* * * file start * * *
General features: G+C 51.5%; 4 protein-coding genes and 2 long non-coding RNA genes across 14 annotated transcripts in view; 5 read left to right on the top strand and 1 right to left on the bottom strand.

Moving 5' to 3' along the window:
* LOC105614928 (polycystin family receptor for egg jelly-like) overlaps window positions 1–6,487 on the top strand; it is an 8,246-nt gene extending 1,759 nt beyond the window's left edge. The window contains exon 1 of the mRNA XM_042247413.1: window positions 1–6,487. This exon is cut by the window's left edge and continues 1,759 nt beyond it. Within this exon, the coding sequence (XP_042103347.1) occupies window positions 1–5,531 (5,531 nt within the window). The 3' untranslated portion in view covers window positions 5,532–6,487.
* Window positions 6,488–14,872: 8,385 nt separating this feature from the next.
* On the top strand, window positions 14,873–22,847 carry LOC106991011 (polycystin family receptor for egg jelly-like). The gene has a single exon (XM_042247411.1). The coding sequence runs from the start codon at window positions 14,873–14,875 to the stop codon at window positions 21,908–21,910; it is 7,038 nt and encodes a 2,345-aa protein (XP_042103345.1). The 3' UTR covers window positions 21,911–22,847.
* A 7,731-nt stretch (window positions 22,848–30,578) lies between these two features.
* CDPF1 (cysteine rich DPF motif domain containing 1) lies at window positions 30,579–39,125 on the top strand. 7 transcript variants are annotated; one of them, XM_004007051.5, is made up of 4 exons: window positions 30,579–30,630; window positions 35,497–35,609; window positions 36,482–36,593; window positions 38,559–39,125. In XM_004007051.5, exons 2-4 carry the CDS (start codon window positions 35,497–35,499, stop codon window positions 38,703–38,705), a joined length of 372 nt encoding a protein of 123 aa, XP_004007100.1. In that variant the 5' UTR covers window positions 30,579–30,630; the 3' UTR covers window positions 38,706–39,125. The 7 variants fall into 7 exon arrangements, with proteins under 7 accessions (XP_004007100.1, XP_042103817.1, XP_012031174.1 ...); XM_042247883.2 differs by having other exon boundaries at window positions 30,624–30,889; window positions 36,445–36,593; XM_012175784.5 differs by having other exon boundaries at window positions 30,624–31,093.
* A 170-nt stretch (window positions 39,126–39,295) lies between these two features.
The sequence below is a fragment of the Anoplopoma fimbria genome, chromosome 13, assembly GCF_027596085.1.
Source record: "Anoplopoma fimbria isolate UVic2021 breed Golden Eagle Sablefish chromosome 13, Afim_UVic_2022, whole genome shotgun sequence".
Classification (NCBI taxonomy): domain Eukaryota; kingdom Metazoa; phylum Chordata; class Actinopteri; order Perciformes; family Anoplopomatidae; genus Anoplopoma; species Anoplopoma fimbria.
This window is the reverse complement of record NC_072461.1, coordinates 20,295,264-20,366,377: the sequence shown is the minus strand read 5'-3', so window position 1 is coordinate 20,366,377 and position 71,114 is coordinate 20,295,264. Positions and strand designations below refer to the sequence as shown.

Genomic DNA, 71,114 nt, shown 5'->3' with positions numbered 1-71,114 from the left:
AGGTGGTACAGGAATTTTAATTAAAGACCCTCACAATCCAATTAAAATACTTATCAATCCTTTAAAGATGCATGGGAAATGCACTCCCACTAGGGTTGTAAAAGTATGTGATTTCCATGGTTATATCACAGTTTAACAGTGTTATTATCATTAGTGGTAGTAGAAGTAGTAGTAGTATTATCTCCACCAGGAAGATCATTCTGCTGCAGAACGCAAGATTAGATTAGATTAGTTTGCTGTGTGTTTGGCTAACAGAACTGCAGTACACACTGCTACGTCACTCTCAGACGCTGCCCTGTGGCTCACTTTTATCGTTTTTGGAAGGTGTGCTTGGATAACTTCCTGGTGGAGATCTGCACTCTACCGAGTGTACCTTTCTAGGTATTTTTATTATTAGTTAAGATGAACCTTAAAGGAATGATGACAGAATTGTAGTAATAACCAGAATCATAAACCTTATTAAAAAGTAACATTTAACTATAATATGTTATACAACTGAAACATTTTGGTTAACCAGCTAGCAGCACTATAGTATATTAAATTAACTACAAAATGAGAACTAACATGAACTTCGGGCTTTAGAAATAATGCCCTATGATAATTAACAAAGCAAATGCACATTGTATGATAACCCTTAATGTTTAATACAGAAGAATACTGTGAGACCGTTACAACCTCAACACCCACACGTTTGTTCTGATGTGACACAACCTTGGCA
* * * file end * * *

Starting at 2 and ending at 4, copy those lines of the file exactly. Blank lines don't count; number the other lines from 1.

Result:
Moving 5' to 3' along the window:
* LOC105614928 (polycystin family receptor for egg jelly-like) overlaps window positions 1–6,487 on the top strand; it is an 8,246-nt gene extending 1,759 nt beyond the window's left edge. The window contains exon 1 of the mRNA XM_042247413.1: window positions 1–6,487. This exon is cut by the window's left edge and continues 1,759 nt beyond it. Within this exon, the coding sequence (XP_042103347.1) occupies window positions 1–5,531 (5,531 nt within the window). The 3' untranslated portion in view covers window positions 5,532–6,487.
* Window positions 6,488–14,872: 8,385 nt separating this feature from the next.